A large, anniversary and multidimensional temporary exhibition dedicated to the Wawel motif in the work of Stanisław Wyspiański.

March 22 – July 21, 2024
Official exhibition spot
A hundred and twenty years ago, in the spring of 1904, Wyspiański published the drama Acropolis, whose action is set in the cathedral, while in the autumn, together with Władysław Ekielski, he began work on a concept of the hill’s development – a large Acropolis. The project was closely connected to the regaining of the Wawel hill from the hands of the occupying military forces, at the same time emphasizing the 19th century conception of Wawel as the heart of Poland. 

The exhibition is divided into three thematic blocks: the first displays Wawel motifs present in the artworks of Wyspiański (the castle), the second – in his literary works (building no. 9), while the third (building no. 7) demonstrates the influence of the artist, directly and indirectly, on other artists. The conceptual centre of the exhibition is in two sections: that referring to the Acropolis project and the second, dedicated to the drama of the same title. An important complement of the first is the gate brought in specially for the exhibition (in the vicinity of building no. 5), with its form relating to the one that Władysław Ekielski wrote about in his commentary to the design.  

Visitors will have a chance to see nearly 300 objects, including many outstanding works by Stanisław Wyspiański – the exhibition is opened with his Self-Portrait in a Robe. Other exceptional works include views with Wawel motifs (Planty Park at Night, Bend of the Vistula), portraits of Zygmunt the Elder and Zygmunt August, as well as images of actors in premiere performances of the drama Bolesław the Bold at Krakow’s City Theatre: Józef Sosnowski, Michał Tarasiewicz and Andrzej Mielewski. Most of the above-mentioned works were masterly painted by the artist in pastels; therefore, they are rarely lent out to exhibitions.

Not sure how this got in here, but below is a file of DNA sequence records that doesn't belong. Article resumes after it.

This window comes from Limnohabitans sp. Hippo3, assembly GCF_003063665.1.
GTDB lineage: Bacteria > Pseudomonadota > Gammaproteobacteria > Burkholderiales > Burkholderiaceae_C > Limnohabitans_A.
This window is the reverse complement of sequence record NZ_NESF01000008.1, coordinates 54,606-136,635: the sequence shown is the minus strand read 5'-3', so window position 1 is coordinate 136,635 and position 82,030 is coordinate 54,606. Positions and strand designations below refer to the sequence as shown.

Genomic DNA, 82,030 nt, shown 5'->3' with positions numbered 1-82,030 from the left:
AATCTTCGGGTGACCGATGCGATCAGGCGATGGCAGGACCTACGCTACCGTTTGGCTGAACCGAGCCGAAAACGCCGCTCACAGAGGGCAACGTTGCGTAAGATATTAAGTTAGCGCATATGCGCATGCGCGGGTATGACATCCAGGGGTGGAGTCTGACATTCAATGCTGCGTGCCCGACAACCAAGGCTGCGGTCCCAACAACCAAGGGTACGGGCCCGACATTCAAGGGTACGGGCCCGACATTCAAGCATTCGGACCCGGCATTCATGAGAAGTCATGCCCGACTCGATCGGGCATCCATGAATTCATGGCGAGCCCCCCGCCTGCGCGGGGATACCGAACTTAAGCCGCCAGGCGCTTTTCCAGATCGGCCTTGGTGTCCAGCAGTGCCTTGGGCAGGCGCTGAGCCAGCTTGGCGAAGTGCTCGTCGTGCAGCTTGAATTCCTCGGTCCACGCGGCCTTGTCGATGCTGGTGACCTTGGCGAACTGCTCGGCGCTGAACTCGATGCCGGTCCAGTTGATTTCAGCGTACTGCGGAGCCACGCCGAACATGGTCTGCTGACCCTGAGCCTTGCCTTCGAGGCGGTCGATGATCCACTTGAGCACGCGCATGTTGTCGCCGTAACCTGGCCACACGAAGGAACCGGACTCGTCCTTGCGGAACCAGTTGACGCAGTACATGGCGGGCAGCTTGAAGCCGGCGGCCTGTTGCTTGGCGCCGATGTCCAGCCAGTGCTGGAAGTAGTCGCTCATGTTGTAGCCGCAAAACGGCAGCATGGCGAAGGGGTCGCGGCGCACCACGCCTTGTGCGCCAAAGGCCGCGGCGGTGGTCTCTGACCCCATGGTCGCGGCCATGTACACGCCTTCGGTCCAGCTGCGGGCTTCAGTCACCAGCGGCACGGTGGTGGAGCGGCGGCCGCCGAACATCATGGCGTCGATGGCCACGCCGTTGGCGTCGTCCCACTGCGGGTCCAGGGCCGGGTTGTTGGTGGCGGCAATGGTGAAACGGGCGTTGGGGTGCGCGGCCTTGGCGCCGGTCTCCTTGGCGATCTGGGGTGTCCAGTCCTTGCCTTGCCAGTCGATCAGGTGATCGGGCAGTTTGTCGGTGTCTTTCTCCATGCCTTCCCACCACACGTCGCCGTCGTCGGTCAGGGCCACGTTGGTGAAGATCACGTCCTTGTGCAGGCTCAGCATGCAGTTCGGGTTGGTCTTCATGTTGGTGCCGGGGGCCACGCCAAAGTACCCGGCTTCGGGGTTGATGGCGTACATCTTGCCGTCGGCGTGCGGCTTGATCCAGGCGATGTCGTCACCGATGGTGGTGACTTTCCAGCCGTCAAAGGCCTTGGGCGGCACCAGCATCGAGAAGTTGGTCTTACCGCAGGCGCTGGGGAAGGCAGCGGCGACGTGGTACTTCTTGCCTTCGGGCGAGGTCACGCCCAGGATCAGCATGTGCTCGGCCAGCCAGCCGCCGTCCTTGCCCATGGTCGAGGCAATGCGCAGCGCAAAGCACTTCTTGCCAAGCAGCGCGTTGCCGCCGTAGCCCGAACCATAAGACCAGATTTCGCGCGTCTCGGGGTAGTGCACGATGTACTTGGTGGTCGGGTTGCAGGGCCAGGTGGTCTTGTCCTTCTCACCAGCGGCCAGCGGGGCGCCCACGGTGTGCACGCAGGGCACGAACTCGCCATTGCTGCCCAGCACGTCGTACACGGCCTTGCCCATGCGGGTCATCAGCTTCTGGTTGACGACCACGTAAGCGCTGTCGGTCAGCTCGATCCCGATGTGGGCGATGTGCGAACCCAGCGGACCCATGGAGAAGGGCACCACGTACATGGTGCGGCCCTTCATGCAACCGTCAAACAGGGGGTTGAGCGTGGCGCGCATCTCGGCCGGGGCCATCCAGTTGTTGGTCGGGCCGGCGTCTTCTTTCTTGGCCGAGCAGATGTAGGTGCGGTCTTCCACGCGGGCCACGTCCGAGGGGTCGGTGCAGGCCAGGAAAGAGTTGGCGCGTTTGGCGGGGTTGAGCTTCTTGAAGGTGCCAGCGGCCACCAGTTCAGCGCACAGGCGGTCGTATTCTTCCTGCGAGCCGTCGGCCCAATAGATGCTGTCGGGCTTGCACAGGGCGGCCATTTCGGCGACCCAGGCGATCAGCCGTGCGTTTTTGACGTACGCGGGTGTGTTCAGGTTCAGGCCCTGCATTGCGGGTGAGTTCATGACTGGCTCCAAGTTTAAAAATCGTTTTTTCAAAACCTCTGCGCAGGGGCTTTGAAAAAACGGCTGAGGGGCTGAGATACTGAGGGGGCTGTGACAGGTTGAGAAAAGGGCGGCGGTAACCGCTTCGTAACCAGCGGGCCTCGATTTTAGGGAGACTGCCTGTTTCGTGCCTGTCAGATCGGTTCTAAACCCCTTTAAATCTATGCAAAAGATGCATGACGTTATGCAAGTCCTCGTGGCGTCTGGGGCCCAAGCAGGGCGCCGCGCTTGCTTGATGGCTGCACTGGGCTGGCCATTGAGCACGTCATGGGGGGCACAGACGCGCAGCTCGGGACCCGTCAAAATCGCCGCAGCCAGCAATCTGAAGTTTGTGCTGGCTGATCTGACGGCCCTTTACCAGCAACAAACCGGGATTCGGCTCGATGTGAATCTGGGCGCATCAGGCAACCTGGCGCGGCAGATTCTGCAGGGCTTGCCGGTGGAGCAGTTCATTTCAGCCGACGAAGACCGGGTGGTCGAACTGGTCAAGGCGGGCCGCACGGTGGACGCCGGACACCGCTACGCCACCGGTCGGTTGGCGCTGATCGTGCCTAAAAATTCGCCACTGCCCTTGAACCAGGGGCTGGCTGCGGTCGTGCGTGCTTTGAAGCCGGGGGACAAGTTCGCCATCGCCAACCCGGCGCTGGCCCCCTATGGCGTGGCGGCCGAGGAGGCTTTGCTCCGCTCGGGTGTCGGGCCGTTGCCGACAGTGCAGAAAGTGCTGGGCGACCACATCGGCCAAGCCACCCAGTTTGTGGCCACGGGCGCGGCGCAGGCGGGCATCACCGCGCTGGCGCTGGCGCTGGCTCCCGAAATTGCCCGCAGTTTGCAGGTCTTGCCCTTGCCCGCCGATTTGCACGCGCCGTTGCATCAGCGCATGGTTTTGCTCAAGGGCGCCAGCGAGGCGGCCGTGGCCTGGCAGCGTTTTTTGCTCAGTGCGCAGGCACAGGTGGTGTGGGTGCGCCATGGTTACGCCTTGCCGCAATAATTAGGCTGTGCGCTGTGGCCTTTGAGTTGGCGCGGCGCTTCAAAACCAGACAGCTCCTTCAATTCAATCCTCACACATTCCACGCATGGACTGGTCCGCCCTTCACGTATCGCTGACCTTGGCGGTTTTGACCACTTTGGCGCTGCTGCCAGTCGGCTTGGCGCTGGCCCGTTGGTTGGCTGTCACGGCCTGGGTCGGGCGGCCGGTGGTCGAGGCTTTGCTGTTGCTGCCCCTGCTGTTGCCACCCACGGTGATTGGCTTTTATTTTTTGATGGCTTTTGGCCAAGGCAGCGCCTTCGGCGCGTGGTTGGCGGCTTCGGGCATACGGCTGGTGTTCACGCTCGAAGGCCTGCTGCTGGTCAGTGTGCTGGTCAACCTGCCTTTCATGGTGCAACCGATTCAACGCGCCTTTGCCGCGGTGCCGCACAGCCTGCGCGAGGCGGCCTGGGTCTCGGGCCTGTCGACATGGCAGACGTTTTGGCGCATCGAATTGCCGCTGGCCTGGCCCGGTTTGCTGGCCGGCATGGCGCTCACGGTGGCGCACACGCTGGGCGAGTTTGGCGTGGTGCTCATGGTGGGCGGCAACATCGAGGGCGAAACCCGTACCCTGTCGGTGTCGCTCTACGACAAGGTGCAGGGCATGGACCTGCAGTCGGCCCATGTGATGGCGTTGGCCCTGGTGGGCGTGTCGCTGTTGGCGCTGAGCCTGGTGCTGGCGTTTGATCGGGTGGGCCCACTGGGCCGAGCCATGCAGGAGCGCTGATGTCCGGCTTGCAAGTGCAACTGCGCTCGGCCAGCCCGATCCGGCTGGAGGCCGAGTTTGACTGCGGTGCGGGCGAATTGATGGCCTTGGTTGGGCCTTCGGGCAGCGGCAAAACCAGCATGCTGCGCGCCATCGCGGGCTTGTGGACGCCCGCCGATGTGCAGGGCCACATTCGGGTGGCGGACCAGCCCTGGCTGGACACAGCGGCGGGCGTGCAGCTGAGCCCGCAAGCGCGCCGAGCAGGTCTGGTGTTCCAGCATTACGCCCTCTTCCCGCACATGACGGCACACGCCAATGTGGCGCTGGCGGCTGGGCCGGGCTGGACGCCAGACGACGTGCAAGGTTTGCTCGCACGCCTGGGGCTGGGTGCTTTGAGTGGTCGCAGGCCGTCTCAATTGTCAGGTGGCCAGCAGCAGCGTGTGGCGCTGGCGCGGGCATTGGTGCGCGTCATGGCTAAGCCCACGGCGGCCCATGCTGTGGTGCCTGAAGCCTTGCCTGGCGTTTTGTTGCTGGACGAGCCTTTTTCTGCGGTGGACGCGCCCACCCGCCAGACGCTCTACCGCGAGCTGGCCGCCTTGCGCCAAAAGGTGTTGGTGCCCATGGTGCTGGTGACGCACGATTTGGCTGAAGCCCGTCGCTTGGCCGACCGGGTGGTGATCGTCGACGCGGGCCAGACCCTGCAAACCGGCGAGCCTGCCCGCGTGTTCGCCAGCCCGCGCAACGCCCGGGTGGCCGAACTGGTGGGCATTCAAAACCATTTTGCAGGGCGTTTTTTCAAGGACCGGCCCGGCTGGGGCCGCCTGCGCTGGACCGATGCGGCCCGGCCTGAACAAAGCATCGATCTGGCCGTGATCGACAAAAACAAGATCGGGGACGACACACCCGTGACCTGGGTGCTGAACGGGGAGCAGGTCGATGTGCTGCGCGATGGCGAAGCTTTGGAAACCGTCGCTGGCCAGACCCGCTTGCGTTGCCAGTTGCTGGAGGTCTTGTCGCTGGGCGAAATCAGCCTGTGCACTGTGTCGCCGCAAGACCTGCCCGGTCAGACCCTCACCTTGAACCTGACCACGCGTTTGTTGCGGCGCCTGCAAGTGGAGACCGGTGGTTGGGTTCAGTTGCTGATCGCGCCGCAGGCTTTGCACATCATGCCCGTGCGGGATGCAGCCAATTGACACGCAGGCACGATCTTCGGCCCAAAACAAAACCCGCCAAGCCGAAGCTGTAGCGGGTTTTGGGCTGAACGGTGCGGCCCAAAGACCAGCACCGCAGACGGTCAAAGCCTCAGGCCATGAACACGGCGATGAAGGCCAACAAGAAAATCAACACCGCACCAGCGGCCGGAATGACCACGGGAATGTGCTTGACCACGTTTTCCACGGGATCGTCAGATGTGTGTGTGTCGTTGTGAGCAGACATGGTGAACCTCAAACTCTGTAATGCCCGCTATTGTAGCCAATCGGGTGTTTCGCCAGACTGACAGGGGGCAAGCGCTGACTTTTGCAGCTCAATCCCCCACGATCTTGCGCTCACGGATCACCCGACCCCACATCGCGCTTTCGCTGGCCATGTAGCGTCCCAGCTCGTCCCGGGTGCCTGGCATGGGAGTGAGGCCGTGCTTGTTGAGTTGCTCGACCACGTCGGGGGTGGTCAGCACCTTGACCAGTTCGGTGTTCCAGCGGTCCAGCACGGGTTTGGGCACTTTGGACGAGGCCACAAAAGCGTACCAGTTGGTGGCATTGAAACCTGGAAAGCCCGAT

Also worthy of particular attention are sketches for cathedral stained-art designs, drawings of architectural details, sketches for the Acropolis project, as well as literary works and those thematically related to performances of Wyspiański’s dramas. The exhibition also includes paintings and drawings of other artists, above all Jan Matejko, Józef Simmler and Leon Wyczółkowski, displayed in a contextual format for better understanding of the artist’s sources of inspiration. The last section will present pastels, watercolours and drawings of artists working on themes known from the art of Wyspiański, above all Slavic and folkloric, as well as those inspired by his designs. Among the authors are Zofia Stryjeńska, Jerzy Edward Winiarz and Adolf Szyszko-Bohusz.  
“Wyspiański […] was in love with Wawel. He dreamed of restoring its magnificence” – Adam Chmiel, historian and archivist, friend of Wyspiański 
The works gathered in the exhibition confirm the relevance of these words, and the admiration and fascination with Wawel are evident even in the slightest pencil line and in each spot of paint.  
Agnieszka Janczyk, exhibition curator 

Wawel in Stanisław Wyspiański’s work in the visual arts

Wawel in Stanisław Wyspiański’s literary oeuvre

In Wyspiański’s wake

Co-financed with funds from the Minister of Culture and National Heritage of the Republic of Poland

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